NEWS

Bishop of Huron supports supervised drug consumption sites in London

 By Tali Folkins, Anglican Journal

Linda Nicholls, bishop of the diocese of Huron, has written a letter to the city council of London, Ont. in support of two proposed sites allowing for the supervised consumption of opioids and other drugs.

“We would, of course, prefer to end the prevalence of drug addictions in our city,” Nicholls wrote in a May 10 letter to city council. “However, for those who are addicted, the process leading to recovery is long, slow and difficult. Along the way the need for support including harm reduction through safe injection sites is a proven factor in assisting such healing…A well-managed safe injection site can and will be a step towards a healthier city.”

The Middlesex-London Health Unit, an agency for promoting public health in the London area, is proposing to open the two sites in the city’s downtown, one at a site currently used by a retail business and the other in a 12-storey apartment building known by some as the “Crystal Palace” because of its reputation as a haven for users of crystal meth.

The proposal has attracted some controversy, including opposition by some area residents worried the sites will attract drug users to their neighbourhood.

In an interview with the Anglican Journal, Nicholls said she wrote the letter after a parishioner emailed her requesting that she lend her voice to that of the Sisters of St. Joseph, a Roman Catholic order that supports the sites. In her letter, Nicholls quoted a letter that the Sisters of St. Joseph had previously written to city council, citing research on the experience of supervised injection site in Canada. According to the letter from the Sisters, that research, including study on Canada’s first safe injection facility (SIF), in Vancouver, “demonstrated that the SIF was cost-effective and did not result in increases in crime or encourage initiation into drug use” and that it “met its objective of reducing public disorder, disease transmission and overdoses.”

The Sisters, as quoted by Nicholls, also mentioned a 2011 ruling by the Supreme Court of Canada, in which justices ruled 9-0 in favour of allowing the Vancouver site to continue operating, noting that that facility “has been proven to save lives with no discernible negative impact on the public safety and health objectives of Canada.”

We need to be able to provide places that encourage people, if they’re going to engage in this practice, to do it safely but also…give them information and support, and build relationships that might allow them to say, ‘I want to get out of this’.

Nicholls said she understood her letter might be controversial. “I’m not speaking for everybody in the diocese and I’ve certainly anticipated there might be some Anglicans who are not happy with what I’ve said.”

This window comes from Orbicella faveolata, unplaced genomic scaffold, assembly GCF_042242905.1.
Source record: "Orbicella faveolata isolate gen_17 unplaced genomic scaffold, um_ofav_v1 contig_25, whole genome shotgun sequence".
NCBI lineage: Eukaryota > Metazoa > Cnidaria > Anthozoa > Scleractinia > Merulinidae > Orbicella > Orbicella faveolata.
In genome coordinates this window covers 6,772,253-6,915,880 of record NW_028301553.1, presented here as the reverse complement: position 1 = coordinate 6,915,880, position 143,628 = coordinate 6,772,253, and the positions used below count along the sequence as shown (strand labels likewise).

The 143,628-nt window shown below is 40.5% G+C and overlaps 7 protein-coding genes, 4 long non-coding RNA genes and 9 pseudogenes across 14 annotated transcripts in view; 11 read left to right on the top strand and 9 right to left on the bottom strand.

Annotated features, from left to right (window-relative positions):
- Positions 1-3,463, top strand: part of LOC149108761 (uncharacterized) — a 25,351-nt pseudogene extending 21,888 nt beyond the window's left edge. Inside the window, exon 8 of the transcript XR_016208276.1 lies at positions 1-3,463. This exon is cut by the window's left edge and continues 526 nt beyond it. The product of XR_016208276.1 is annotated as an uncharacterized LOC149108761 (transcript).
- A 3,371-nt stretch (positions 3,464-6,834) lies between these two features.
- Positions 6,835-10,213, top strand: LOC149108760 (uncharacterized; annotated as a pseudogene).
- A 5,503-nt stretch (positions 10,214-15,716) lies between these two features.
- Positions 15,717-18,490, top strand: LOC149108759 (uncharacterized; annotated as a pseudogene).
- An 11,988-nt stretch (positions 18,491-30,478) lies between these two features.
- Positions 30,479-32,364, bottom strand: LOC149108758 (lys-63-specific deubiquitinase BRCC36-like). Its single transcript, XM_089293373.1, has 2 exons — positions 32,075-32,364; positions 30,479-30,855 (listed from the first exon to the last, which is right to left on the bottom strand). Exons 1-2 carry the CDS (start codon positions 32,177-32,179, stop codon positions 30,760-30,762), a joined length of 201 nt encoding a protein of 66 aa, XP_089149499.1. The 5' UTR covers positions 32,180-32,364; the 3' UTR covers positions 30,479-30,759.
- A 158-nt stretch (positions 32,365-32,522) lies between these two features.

Nicholls added, however, that she had not yet had any negative reaction to the letter—something that has come as a “pleasant and good surprise.”

She said she hoped the sites would not only allow drug users to consume the drugs safely, but also help them find a way out of their addiction.

“We need to be able to provide places that encourage people, if they’re going to engage in this practice, to do it safely but also…give them information and support, and build relationships that might allow them to say, ‘I want to get out of this’,” she said.

She said she hoped that the letter would help reassure people concerned about the sites by helping foster a dialogue in which their fears are addressed.

“The way to combat fear is to sit down and have a conversation and to talk about what is needed on both sides, and to set up the kind of security and the kind of things that will assist people to be able to live together,” she said.

Nicholls said she got the impression, when interviewed by a CBC journalist earlier this week, that her stance in favour of the sites came as a surprise to the CBC.

It shouldn’t have, she said.

“I’m surprised that they are surprised,” Nicholls said. “I think the church has a responsibility to be in the public square on issues that affect all of us and to ask, ‘How do we build community? How do we strengthen the bonds of community in ways that are healthy for people and for everybody and not just a few and how do we do that with compassion and care for all the parties involved?’”

According to the CBC, about 400 of London’s residents have died as a result of opioids over the past decade.

Before the sites can go ahead, the Middlesex-London Health Unit will need to get approval from Health Canada and go through the required zoning process with the City of London.

(Anglican Journal)

(Featured photo: Rawpixel, Unsplash)